Ah, summer movie season. It’s full of blockbusters, frat-boy comedies, and rom-coms. Granted, I’m generalizing, but summer movies tend to get old quickly. I’ve browsed IMDB’s Summer Movie Guide and there’s not much to look forward to, unless there’s some surprise, well-reviewed hit. It hasn’t even been a week since Memorial Day- I’m not sure I’ll make it to August.
This is why my friend Daniela and I were in a bit of a dilemma yesterday, when we finally made a trip to the theater. We debated between Prince of Persia and Sex & the City. Both got terrible reviews, so we ended up buying tickets for Letters to Juliet. (Side note: I was absolutely shocked when my ticket only cost six bucks. How awesome.)
Letters to Juliet stars Amanda Seyfried as Sophie. She travels to Verona with her fiancé Victor (Gael García Bernal) on a “pre-honeymoon”. Sounds like a fairy-tale already, right? But Victor, who is opening a restaurant, begins to neglect Sophie as he meets with suppliers. Sophie is left to explore Verona when she meets the “secretaries of Juliet”. These women spend their days answering letters women left at Juliet’s courtyard, all asking for advice when it comes to love. Sophie joins them and soon finds a long-lost letter dating back fifty years. Since she can’t bear to leave the letter unanswered, Sophie writes back.
A few days later, the woman who wrote the original letter, Claire (Vanessa Redgrave), arrives in Verona inspired to search for the lover she left decades ago. After a chance encounter, Sophie joins Claire and her handsome yet pompous nephew Charlie (Christopher Egan) on their sojourn through the Italian countryside. And really, I can stop describing the plot now because the trailer gives away everything.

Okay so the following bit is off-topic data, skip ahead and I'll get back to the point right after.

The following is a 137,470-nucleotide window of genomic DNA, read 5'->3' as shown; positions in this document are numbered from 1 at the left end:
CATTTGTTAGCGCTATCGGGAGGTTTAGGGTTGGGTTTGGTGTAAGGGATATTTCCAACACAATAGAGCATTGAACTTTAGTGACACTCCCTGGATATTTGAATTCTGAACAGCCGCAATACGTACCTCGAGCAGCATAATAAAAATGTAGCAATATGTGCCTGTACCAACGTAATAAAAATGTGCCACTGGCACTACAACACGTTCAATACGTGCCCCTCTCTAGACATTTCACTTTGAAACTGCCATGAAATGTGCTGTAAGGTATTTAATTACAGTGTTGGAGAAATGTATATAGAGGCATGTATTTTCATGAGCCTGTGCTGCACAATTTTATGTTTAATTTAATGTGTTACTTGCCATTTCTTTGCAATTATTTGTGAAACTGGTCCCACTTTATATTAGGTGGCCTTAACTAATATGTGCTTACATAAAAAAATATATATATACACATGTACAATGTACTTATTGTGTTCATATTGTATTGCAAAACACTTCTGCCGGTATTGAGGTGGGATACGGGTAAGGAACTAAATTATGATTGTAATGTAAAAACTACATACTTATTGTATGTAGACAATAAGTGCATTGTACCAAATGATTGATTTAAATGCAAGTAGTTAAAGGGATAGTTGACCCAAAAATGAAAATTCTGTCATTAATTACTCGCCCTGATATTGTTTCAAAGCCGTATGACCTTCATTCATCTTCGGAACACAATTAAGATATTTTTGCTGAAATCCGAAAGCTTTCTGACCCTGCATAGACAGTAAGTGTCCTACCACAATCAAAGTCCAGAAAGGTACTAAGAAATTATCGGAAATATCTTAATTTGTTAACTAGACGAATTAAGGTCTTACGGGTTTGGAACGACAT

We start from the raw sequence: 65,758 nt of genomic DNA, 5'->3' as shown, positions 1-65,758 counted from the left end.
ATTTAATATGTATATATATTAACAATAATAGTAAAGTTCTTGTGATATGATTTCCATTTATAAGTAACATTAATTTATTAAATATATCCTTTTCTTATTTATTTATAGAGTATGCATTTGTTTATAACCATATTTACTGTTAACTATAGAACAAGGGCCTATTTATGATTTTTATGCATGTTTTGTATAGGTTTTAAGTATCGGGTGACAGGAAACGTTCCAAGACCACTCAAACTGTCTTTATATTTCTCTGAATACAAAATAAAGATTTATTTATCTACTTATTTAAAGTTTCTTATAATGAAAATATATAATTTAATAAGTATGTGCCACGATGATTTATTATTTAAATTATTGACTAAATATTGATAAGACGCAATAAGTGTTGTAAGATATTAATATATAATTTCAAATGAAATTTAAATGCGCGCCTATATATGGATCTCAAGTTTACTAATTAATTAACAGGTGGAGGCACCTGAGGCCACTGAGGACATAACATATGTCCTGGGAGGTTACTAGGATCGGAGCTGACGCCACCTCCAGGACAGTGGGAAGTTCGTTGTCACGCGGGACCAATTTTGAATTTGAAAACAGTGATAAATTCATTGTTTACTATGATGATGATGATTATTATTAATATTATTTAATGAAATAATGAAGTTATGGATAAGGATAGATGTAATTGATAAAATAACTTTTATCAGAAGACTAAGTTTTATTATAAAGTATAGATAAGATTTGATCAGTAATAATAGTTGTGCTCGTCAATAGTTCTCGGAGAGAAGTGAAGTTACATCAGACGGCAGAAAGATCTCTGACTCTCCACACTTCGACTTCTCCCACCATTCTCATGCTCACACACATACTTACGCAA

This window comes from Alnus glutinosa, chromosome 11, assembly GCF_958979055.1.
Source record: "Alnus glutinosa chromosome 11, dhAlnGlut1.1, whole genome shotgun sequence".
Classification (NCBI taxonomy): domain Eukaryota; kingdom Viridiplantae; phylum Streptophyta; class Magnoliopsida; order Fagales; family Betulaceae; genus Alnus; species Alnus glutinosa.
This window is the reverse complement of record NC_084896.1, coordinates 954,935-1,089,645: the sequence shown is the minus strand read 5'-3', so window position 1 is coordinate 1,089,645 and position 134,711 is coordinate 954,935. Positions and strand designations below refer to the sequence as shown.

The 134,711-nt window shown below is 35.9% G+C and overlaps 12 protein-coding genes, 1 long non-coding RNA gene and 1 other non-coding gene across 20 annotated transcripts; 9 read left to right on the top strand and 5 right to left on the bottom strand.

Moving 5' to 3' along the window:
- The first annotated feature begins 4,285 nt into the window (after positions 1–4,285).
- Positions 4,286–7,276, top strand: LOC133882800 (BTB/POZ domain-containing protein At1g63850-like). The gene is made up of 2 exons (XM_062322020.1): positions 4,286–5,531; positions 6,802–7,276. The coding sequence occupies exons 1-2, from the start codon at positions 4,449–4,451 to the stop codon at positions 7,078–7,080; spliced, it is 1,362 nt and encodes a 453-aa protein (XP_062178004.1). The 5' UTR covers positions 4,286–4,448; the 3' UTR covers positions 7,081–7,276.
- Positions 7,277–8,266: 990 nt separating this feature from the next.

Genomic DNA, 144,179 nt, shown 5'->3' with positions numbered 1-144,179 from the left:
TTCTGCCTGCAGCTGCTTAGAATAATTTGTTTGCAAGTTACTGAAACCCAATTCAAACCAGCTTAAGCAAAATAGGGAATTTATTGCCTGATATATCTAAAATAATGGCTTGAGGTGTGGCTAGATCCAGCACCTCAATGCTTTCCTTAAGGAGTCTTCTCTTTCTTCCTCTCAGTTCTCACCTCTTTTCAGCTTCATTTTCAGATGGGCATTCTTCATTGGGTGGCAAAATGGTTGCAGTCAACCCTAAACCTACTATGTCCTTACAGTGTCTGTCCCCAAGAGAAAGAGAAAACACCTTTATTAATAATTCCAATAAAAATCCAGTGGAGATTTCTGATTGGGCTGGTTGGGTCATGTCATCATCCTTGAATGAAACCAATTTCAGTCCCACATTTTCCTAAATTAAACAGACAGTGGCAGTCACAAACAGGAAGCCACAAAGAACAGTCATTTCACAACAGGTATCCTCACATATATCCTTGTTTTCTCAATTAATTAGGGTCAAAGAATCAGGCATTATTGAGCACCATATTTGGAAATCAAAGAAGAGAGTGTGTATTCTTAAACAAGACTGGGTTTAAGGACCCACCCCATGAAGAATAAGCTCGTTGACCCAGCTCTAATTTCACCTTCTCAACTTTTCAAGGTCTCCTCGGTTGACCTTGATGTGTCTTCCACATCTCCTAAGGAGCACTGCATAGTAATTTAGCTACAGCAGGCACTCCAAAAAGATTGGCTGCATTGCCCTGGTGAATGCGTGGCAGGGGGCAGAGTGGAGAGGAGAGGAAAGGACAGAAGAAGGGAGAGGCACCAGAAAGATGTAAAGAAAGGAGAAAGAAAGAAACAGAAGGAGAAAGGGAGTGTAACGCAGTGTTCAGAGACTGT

Despite its predictability, I found Letters to Juliet to be such a pleasant film. Even though all the leads are pretty much stock characters, the actors all give solid performances. Seyfried has come a long way from her Mean Girls days- she’s transforming into one of Hollywood’s brightest young actresses. Redgrave is just radiant- absolutely stunning. She approaches her role with such passion, her Claire becomes the star of the show. The cinematography is gorgeous: Italy is splashed with sunlight, and it helps the movie’s vibe enormously.
Although Letters to Juliet was marketed as a romantic-comedy, it’s refreshing in many ways. It’s light on the comedy (nearly no slapstick, thank goodness), with just the right amount of romance. I did tear up occasionally but it was no tearjerker like The Notebook. It was great to see a romance set outside of New York City (for the most part) because compared to the usual, glossy chick flicks, Letters to Juliet feels intimate and sincere. The movie doesn’t revolve around the relationship between Sophie and Charlie, leaving room to for audiences to connect with Claire’s story. And her story is a great one, even if it is a modern fairy-tale.
This may seem like a non-sequitur, but the movie made me ridiculously hungry. Just the sight of gelato- Italy itself is mouth-watering. And you know those never-ending bread sticks at Olive Garden? They may not be real Italian or all that filling, but are still incredibly delicious, warm, and real. Well, that’s Letters to Juliet. Bon appetit.